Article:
Monday, November 9, 2009

Back to Berlin for the Fall of the Wall

Today marks twenty years to the day since the fall of the Berlin Wall. There's a big event going on at the Brandenburg Gate today, and several special exhibits up around Berlin. Therefore, several members of my exchange program decided to head up for a little mini-reunion. I figured I'd head over as well, although to avoid missing too much class I came back yesterday.


I showed up at the central train station and just started walking. It's been well over five years since I was last in Berlin, and it felt incredible to be back. Seeing the Bundestag and Brandenburg Gate made me so happy. Around the Gate was a big display of pictures of the old wall, and a big stage was under construction. Seeing so many people and so much activity focused on recent history was a great feeling. I walked along Unter den Linden and kept going until I got to Alexanderplatz; I ended up walking the whole way to my friend's apartment because the weather was nice and the city is just incredible (even if it was awfully cold).


A few streets away from my friend's place, I noticed some police officers standing between a gate and a fancy building along the block. I looked up and saw the Neue Synagoge (New Synagogue), a beautiful building built in 1866, burned on Kristallnacht in 1938, bombed out in 1943, and rebuilt after the war.

After meeting up with my friend, who was lucky enough to be placed in the middle of Berlin, I went to the Gedenkstätte Berlin-Hohenschönhausen, a former Stasi detention center. Our tour guide was a Cuban who was detained there for eight days in 1987 after the Americans tapped his phone. (I was born in 1987... that's a scary thought.) For the first ten or fifteen years after the war, the Stasi used an underground bunker and tortured their victims there, but from about 1960 until 1990, they used a newer building, which still was far from comfortable and in which the captives were still treated as subhuman. Creepy place. Apparently the former head of the facility still lives in the area and walks his dog past the place. Unbelievable.

I spent the rest of the day meeting up with other current American participants, former German participants, and a couple South American friends I'd made at the language school in Köln who moved to Berlin in the meantime. It was a fun time.



Sunday I spent most of the day at the Mauerpark. On Sundays, there's a huge flea market there, of course with plenty of awesome street food. The "bread pakoras" was the best, but also good was what was labeled as a "tortilla" but was really a baked blend of cornmeal and veggies on a slice of dark German bread with some tomato sauce. Even crazier than the food was the karaoke party between the flea market and the nearby basketball courts, right next to a still-standing part of the Wall. For some reason, there's a random sort of ampitheater built in the hill, and Sunday afternoons a guy with a karaoke system shows up and lets people come and sing. As you can see above, even when it's near-freezing, around 500 people still come to watch. Awesome.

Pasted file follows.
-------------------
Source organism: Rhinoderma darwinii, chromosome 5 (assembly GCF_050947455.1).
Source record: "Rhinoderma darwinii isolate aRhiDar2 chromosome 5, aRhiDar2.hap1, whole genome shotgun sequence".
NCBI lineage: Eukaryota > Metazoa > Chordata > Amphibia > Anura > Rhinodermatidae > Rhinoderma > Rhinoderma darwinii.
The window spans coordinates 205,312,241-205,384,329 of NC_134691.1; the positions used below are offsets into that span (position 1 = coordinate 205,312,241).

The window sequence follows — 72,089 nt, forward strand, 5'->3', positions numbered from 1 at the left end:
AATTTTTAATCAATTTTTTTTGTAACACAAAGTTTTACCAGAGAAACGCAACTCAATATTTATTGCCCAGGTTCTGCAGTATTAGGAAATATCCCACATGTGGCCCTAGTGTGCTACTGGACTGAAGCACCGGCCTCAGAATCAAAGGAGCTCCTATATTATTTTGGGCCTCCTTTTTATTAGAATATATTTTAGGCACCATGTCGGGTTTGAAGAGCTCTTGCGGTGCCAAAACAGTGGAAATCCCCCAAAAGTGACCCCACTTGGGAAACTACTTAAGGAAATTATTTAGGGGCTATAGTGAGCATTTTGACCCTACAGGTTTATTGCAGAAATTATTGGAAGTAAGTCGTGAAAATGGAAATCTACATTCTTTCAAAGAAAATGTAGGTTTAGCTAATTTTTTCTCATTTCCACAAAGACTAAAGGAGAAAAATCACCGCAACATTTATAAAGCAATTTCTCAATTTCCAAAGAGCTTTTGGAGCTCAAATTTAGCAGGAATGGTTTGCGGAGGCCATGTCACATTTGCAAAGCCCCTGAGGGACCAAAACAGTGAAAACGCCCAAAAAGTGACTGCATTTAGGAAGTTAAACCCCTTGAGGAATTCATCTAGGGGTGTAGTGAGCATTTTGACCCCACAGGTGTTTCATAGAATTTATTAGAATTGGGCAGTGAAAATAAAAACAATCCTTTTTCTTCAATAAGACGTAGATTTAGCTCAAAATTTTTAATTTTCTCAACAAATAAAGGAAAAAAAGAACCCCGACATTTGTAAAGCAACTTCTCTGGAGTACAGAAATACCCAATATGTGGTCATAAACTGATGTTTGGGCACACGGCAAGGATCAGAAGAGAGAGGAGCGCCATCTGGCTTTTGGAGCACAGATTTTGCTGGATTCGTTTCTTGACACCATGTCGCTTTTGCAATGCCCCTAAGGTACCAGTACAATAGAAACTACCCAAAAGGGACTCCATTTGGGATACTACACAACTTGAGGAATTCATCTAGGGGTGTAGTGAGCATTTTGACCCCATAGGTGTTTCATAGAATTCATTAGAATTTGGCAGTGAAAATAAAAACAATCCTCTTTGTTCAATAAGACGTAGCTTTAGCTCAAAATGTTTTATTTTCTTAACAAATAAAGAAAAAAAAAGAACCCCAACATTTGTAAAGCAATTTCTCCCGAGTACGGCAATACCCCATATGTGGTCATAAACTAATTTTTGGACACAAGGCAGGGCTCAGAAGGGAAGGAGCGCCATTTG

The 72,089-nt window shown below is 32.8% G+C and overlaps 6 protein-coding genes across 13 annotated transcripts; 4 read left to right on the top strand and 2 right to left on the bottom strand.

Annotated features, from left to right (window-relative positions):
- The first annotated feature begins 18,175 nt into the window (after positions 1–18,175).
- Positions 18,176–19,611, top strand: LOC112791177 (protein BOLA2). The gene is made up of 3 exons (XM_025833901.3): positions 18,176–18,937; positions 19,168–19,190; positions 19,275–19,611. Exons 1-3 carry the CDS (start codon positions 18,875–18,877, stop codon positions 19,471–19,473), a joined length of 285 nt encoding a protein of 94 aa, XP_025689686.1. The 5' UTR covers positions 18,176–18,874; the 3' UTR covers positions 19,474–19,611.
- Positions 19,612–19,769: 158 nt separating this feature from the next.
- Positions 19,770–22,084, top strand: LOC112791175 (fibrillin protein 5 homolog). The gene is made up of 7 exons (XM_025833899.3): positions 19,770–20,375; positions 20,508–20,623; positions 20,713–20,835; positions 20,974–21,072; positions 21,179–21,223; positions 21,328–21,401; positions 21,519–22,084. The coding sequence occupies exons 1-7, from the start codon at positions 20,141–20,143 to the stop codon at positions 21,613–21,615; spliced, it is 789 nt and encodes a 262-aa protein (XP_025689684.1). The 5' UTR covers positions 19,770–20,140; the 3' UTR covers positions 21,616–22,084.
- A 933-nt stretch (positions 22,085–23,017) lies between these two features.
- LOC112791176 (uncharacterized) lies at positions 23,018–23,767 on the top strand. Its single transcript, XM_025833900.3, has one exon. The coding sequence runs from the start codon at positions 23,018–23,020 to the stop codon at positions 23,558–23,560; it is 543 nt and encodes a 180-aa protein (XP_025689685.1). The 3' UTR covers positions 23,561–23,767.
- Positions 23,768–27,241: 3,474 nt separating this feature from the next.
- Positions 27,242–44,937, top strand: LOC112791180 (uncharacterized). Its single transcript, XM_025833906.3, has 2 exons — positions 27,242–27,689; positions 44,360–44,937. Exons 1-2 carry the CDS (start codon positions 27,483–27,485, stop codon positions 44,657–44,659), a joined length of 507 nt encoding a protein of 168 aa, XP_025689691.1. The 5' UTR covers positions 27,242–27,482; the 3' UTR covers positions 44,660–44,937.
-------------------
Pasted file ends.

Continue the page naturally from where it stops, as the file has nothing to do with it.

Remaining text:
I spotted this guy on the way to the Mauerpark. I'm not sure what his story is, but he is standing where the Wall used to stand (and another still-standing part is just a block away).

[Edit 2009.11.23: I have since learned the story here. This sculpture depicts Conrad Schumann, an East German soldier, defecting by jumping over the early foundations of the wall. The sculpture is called Mauerspringer (Wall Jumper) and it's based on a famous photo by Peter Leibing. Thanks to Danny for the heads-up.]

So that was Berlin. I wasn't actually there for long, but I had a fantastic time and I already want to go back. Typical. Hannover has still been treating me alright; it's no Berlin but there's the occasional special thing to see or do, like going to a Spencer Davis Group concert for free. Here's some other recent finds:


The oldest house in Hannover, from 1566!


One day I (intentionally) didn't get off at my tram stop and continued all the way to the end of the line. While walking back home, I found this just a few blocks away from my house.


Last weekend there was a record show in my part of town, so I walked down some of the sidesteets to get to the place. I'm glad I did, not just because I found some good bakeries, but also because I found this little guy sitting on top of a public toilet. Who knows. But the record show was great!

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